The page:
‘Burgerz is about meat, violence, men, fragility, strength’: talking to theatre-maker Travis Alabanza
The trans performer and hit show creator tells us about bringing their work back to their hometown
Travis Alabanza grew up in Bristol, and in interviews in publications like the Guardian, they’ve described how they had to learn “really quick how to perform every day” in “a working-class comprehensive school being a very visible, effeminate person that was read as a man.”
Since then, the trans performer, artist and theatre-maker has moved to London and become a critically-acclaimed activist-artist, performing their devastating, darkly funny work across the country. They’ll be bringing their one-person show, Burgerz, to the Bristol Old Vic from tomorrow until Sunday (20-23 November). It’s already sold so well it’s on its second release of tickets – so snatch one up before they’re sold out. We caught up with them before their hometown’s opening night.
Without giving too much away, what is Burgerz about?
Hmmm, okay! NO spoilers… basically, a burger was thrown at me in 2016 during a transphobic attack. So I decided I needed to cook a burger to get over it… But I can’t do it by myself… I can’t say any more without spoilers. Burgerz is about meat, violence, standing up for other people, men, fragility, strength.
Was there a particular moment that made you think, ‘that’s it, I have to write this show’?
It’s not like the burger hit me and before it landed I knew I had to send the Arts Council application in! But I was looking for a piece of work that encompassed the complexities of what it means to be trans and experience harassment, and I wasn’t finding it in British theatre. Meanwhile, it felt like everyone was talking ABOUT trans people, but we weren’t able to have our own voices on big stages. Theatre is a place we reflect current politics, and I wanted to create something that captured a response to the current climate of anti-trans violence. I wanted to make a show that could maybe make a small change, and could be a way for people to understand and stand in solidarity with our community.
Burgerz has been reviewed really well. What did you think when you first read the reviews?
Of course there’s the odd bad review too. But the response has been more than I could have imagined. It’s my first ‘proper’ theatre show that i’ve written and made myself, with the help of Hackney Showroom, and to see it win awards, sell out venues, get the respect of peers I’ve admired – it’s all a bit overwhelming, really. I try and just focus on the work, make sure I’m proud of it, and then whatever follows… follows.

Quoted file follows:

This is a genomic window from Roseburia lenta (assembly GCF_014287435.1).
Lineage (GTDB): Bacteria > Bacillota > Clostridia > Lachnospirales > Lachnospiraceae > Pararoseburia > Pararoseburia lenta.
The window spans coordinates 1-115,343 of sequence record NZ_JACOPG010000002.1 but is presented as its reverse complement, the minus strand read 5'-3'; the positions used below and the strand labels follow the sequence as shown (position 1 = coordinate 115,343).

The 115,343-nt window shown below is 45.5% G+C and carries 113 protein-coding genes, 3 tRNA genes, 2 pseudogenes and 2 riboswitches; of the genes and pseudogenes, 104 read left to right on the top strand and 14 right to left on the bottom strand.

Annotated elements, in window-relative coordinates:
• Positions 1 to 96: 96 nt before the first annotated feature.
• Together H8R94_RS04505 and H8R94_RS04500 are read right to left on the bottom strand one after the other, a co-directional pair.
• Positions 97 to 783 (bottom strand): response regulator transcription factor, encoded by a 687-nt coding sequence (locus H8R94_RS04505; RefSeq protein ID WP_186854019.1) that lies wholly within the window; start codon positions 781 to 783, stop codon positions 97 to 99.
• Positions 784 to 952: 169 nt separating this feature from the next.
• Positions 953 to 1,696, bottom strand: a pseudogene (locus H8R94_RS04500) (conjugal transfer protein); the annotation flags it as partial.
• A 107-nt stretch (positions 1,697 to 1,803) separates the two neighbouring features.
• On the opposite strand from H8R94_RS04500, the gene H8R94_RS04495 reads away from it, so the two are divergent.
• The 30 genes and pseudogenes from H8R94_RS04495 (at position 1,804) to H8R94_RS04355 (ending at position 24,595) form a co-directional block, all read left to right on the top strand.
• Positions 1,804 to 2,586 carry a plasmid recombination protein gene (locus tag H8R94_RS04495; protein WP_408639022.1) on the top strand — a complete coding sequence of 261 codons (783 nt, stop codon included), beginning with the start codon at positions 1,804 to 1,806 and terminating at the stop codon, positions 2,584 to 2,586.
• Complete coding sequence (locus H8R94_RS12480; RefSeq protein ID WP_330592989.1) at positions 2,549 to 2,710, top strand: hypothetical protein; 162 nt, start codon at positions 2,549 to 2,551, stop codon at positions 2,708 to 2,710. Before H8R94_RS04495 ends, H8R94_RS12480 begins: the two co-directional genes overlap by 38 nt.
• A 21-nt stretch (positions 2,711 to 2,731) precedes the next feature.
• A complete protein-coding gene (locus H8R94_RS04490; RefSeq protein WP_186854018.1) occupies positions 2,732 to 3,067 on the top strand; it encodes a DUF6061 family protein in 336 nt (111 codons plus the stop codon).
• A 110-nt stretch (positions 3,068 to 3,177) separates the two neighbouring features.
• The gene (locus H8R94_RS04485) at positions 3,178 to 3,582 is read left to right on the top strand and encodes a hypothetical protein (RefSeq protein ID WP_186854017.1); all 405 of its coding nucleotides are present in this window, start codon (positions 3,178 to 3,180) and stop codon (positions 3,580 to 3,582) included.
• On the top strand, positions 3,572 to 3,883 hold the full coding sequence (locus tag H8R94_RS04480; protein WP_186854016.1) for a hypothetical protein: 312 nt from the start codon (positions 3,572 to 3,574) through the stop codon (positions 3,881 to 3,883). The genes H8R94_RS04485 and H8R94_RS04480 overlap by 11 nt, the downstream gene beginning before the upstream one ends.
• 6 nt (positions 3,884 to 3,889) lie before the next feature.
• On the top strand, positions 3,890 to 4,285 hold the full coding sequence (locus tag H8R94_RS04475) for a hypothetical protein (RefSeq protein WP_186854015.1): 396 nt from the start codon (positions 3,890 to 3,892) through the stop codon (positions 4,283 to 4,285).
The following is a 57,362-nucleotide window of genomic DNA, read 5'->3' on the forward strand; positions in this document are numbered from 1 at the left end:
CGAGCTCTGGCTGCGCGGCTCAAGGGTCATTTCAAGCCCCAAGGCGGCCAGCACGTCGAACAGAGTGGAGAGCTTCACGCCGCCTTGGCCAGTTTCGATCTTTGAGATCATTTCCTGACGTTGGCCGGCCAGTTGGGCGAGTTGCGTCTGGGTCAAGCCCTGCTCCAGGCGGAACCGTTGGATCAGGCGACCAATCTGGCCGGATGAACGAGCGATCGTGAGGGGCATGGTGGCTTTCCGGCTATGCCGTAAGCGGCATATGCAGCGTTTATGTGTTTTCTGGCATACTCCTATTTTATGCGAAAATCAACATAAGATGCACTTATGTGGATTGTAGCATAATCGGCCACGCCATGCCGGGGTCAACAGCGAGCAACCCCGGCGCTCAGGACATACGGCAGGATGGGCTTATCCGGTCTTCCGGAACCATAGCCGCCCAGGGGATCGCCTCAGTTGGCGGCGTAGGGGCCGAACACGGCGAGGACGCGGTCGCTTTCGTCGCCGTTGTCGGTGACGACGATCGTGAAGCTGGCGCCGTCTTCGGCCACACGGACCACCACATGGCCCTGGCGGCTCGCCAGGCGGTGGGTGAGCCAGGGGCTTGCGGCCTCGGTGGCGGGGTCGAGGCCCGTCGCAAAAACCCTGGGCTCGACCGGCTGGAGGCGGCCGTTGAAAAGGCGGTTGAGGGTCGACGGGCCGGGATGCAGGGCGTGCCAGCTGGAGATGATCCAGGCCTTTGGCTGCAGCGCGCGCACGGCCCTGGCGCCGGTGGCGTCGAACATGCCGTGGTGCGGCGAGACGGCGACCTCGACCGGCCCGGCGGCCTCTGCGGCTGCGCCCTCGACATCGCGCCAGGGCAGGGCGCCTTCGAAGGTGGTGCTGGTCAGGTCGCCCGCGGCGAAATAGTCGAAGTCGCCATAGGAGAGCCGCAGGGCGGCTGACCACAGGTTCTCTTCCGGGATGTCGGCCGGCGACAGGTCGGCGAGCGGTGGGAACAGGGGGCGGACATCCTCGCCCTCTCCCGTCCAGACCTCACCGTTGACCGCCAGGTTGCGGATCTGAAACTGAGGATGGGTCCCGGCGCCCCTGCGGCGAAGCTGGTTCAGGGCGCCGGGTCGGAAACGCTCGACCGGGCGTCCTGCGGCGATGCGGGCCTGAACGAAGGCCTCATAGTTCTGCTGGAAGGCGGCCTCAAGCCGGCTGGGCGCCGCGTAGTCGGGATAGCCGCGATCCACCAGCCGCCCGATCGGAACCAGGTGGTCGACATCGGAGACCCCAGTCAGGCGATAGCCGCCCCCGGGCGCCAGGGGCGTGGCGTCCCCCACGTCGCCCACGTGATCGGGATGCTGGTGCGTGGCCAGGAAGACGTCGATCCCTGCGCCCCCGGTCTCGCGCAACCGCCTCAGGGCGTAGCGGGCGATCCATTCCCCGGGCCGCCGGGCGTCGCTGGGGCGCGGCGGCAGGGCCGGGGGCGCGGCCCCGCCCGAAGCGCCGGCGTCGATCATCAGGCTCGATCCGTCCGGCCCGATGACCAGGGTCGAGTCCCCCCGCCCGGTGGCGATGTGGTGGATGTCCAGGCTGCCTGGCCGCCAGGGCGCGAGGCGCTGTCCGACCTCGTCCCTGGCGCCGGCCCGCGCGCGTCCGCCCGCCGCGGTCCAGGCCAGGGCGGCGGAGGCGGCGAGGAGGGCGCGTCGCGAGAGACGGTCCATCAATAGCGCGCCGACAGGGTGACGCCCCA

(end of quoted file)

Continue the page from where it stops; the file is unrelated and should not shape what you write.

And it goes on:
What’s been the best part of touring? What’s been the worst?
Touring away from your friends is hard! But I’ve been touring independently as an artist for three years now. In fact, I toured more two years ago then this year – so I’m used to being away, and also have made friends in a lot of places in different cities. I enjoy bringing the work to places that maybe don’t have as many chances to see work by Black queer artists on main stages. I like connecting with different aspects of queer culture in different places.
What’s it like bringing the show to Bristol?
I grew up here. This is my hometown. Old Vic was the theatre I always dreamed of being in, and never thought I could be. I have SO many feelings about this show coming to Bristol. My mum and best friends are coming, old teachers, old exes, people who helped shape me, people who put up with me when I wasn’t such an easy kid… when I heard that Old Vic said they wanted my show, then when I heard we had to add more tickets due to it selling out so quick, I had a little emotional moment. So much of Bristol holds so many of my memories and dreams and ambitions. It was such a vibrant, hard, interesting place to grow up in, and to do a show where you grew up, where you can walk round and bump into people who knew you 10 or 15 years ago – it means something. I’m excited.
You’ll be here for a few nights – what will you be doing with your spare time?
I’ll be seeing my cat, who I have a long distance relationship with. My Mum is here. My childhood pals. I’m going to be watching a lot of films with them, going to my favourite clubs, and just catching up with loved ones.
What do you hope people take away with them after watching the show?
I hope people realise that silence is part of violence. I hope people realise doing nothing is a choice.
What advice would you give to a young creative who is inspired by your work?
I would say you don’t need to have a ‘traditional’ route to do anything -you can make your own rules! It’s hard, but try not to spend too much time wondering over all the things you are not, and instead celebrate what you are and can do. The arts needs you more than you need the arts. I always try and remember that. Practice. Practice. Practice. And have fun!
What are you excited about that’s coming up next?
I can’t wait for a good sleep that lasts a thousand years, and Christmas Eve at the Cat and Wheel.
All Photography: Faith Aylward, Direction: Mia Maxwell
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